March 7 AM: Continued construction of cob walls and “cob-wood” walls
PM: Creative/Artistic opportunities for sculpting, creating niches and other means to enliven your cob walls

March 8 AM: Continued construction of cob walls and “cob-wood” walls and installation of windows and doors.
PM: Making natural adobe bricks and building with them.

March 9 AM: Continued construction of cob walls and “cob-wood” walls
PM: Plastering and sculpting

March 10 AM: Pouring and adobe floor
PM: Pouring and adobe floor and wattle and daub composting toilet

March 11 AM: Continued construction of cob walls and “cob-wood” walls and sculpting interior wall
PM: Putting on the anchored roof

March 12 AM: Returning to Guatemala City
PM: Flights leaving no earlier than 100 PM

Those that wish to stay after the workshop to travel around Guatemala, we are willing to drop you off anywhere between Nebaj and Guatemala City. Some beautiful tourist sites between Nebaj and Guatemala City to consider would be Lake Atitlan or Antigua (Google them). Of course, any expenses for optional tourist travel are your own and you would be responsible for getting back to the airport by yourself. There are busses and/or shuttles that will take you directly to the airport from both Lake Atitlán and Antigua.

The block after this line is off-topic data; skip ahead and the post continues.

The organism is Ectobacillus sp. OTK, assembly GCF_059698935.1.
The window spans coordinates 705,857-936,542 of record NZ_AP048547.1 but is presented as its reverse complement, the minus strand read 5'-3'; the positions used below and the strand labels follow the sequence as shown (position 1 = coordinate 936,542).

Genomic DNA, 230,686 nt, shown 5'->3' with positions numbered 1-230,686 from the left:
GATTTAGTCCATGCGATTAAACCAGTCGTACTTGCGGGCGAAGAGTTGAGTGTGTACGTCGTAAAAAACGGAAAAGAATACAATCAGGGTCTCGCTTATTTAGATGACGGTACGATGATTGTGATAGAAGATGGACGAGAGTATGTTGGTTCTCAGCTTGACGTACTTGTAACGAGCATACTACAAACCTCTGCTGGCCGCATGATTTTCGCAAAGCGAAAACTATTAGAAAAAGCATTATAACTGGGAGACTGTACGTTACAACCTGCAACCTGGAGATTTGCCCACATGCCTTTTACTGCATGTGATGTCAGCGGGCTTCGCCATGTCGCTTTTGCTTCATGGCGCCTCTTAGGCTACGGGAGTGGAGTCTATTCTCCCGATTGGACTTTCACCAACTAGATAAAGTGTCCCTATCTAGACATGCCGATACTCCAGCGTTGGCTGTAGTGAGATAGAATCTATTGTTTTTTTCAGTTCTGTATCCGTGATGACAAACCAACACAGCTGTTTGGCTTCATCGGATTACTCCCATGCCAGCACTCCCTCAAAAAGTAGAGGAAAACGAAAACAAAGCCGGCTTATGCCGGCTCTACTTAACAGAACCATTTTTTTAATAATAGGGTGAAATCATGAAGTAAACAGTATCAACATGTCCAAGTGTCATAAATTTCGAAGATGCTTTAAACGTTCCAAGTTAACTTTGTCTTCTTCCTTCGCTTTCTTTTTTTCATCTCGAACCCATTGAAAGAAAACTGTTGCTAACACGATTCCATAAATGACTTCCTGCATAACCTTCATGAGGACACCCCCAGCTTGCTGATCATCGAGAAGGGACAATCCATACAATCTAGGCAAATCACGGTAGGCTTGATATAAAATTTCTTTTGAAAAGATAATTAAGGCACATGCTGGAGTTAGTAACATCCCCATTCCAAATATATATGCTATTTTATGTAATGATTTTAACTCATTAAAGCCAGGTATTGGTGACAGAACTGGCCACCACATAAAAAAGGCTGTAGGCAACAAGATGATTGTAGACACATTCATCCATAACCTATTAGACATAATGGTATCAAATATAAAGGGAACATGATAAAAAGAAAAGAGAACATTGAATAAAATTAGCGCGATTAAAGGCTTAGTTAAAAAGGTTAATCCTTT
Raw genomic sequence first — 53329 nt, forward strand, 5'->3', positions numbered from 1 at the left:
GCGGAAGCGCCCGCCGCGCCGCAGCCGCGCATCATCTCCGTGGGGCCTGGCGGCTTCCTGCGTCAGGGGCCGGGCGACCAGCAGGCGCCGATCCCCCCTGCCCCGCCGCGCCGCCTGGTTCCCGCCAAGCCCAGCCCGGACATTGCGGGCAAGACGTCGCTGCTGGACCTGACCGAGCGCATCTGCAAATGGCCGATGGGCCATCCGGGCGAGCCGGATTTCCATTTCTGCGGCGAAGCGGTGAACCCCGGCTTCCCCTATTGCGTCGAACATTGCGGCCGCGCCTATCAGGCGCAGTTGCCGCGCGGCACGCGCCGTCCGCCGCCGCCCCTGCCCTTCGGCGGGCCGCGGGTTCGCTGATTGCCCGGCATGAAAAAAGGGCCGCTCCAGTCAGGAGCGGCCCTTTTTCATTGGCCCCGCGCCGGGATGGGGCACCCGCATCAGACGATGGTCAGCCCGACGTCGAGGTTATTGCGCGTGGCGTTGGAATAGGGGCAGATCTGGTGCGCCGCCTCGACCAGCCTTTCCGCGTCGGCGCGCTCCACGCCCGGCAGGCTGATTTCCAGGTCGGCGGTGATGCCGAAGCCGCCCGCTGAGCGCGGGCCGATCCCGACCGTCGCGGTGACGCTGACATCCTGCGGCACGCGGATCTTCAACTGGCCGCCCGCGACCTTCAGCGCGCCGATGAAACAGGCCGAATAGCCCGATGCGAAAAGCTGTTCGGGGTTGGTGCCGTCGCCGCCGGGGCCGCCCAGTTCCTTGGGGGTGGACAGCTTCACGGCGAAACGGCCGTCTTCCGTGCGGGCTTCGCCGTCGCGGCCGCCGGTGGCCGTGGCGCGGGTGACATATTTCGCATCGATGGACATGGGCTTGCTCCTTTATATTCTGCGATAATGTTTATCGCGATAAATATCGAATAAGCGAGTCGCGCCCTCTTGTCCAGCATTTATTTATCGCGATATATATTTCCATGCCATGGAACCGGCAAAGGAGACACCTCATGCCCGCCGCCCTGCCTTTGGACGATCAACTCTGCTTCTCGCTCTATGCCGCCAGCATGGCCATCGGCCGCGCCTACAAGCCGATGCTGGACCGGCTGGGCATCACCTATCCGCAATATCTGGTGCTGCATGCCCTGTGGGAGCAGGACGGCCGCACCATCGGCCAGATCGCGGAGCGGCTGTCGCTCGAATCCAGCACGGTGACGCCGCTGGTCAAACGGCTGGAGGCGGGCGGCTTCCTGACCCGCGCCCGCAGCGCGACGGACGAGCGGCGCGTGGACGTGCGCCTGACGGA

We will begin each day with breakfast a 7:00 AM and begin work around 8:00 AM. We will break for lunch around noon and finish working around 5:00 PM each day of the workshop.


$300.00 USD for individuals wanting to camp near the construction site (must bring your own camping gear) or wanting to stay with local, host families